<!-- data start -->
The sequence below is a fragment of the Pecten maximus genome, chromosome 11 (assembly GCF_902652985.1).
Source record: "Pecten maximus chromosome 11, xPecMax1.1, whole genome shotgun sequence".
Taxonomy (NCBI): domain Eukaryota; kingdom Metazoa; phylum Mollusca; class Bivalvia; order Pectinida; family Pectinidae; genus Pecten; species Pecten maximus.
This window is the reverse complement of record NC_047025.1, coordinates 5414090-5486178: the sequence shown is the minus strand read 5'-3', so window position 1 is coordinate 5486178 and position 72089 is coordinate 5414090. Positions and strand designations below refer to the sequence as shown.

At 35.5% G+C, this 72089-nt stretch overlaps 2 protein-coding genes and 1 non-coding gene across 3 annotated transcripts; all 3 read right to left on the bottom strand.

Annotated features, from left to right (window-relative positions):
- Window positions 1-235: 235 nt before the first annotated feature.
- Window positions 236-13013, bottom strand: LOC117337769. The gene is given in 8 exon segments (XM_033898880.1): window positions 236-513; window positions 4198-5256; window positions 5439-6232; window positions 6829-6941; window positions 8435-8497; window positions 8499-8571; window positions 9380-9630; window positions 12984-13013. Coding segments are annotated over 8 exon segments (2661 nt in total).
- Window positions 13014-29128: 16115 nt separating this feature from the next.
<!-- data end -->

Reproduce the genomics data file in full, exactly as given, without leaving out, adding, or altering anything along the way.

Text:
The sequence below is a fragment of the Pecten maximus genome, chromosome 11 (assembly GCF_902652985.1).
Source record: "Pecten maximus chromosome 11, xPecMax1.1, whole genome shotgun sequence".
Taxonomy (NCBI): domain Eukaryota; kingdom Metazoa; phylum Mollusca; class Bivalvia; order Pectinida; family Pectinidae; genus Pecten; species Pecten maximus.
This window is the reverse complement of record NC_047025.1, coordinates 5414090-5486178: the sequence shown is the minus strand read 5'-3', so window position 1 is coordinate 5486178 and position 72089 is coordinate 5414090. Positions and strand designations below refer to the sequence as shown.

At 35.5% G+C, this 72089-nt stretch overlaps 2 protein-coding genes and 1 non-coding gene across 3 annotated transcripts; all 3 read right to left on the bottom strand.

Annotated features, from left to right (window-relative positions):
- Window positions 1-235: 235 nt before the first annotated feature.
- Window positions 236-13013, bottom strand: LOC117337769. The gene is given in 8 exon segments (XM_033898880.1): window positions 236-513; window positions 4198-5256; window positions 5439-6232; window positions 6829-6941; window positions 8435-8497; window positions 8499-8571; window positions 9380-9630; window positions 12984-13013. Coding segments are annotated over 8 exon segments (2661 nt in total).
- Window positions 13014-29128: 16115 nt separating this feature from the next.